Fritz: But why did the Syrian regime decide to use hospitals, as well as doctors and their medical knowledge, to inflict great harm on its own population? 


Annsar: Dependence on doctors was because they are efficient in the way they kill, the way they torture. If we look to the way the Syrian regime was designing the torture, specifically in prisons, we could see a scale of negligence, a medical negligence. Some doctors who were in prisons, they spoke about their inmates dying in very quick way because of illness. The doctors’ tools, if we can say, knowledge and skills help them to kill in the cheap way. Put them in suffocating cells. Little food, no medical care, and the people’s health will deteriorate very fast and they will die within weeks. 


Fritz: Working within the medical system, it was impossible for Manal not to get caught up in the new way hospitals and their staff were being used.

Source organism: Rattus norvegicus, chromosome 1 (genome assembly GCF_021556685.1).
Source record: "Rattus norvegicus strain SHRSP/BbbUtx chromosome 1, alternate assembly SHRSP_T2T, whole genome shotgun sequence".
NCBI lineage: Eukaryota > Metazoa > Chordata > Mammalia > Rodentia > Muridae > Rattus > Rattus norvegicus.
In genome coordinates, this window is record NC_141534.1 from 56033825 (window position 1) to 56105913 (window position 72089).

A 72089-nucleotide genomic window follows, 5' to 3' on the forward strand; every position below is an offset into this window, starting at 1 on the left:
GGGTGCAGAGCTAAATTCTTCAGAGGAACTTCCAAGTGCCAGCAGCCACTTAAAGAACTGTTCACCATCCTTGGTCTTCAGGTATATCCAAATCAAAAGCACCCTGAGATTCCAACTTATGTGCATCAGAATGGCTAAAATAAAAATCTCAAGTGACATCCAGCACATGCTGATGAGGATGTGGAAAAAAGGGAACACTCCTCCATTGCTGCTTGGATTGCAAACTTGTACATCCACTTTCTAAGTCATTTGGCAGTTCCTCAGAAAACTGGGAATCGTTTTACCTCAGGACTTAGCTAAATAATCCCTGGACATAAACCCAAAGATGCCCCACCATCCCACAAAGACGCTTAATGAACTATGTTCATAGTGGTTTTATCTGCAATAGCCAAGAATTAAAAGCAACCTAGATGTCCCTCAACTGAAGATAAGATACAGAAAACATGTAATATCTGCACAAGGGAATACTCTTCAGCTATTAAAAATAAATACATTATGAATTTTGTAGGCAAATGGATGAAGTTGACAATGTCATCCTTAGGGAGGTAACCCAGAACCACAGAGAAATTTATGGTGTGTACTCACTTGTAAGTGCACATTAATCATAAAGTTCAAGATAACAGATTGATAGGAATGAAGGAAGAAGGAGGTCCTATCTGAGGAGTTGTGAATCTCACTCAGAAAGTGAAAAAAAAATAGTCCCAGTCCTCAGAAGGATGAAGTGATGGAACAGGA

Manal: On a night in April 2012, I was working the night shift. It was a warm night and I was wearing light blue pyjamas. Two people came from Al-Khateeb Branch and asked the doctor to see the emergency room nurse. I answered that I was the nurse on duty. The officer said, “we need you urgently at the branch”. I remember my body was shaking. I got dressed and left with them.

When we arrived, we took the stairs and descended down three floors underground. I was taken to the office of a military officer. He said, “there's a bitch inside. Search her and see if she has got anything on her”.

I entered the room the woman was in, it was a bathroom. It was unbelievably dirty. The bathtub was filthy. And in here there was a very scared woman. Her hair was wet and wavy. I'll never forget how she looked. She was horrified, shaking. I said to her, “don't be scared. I have nothing to do with them. They brought me here to search you. But I will not touch you. Just tell me if you have something on you”.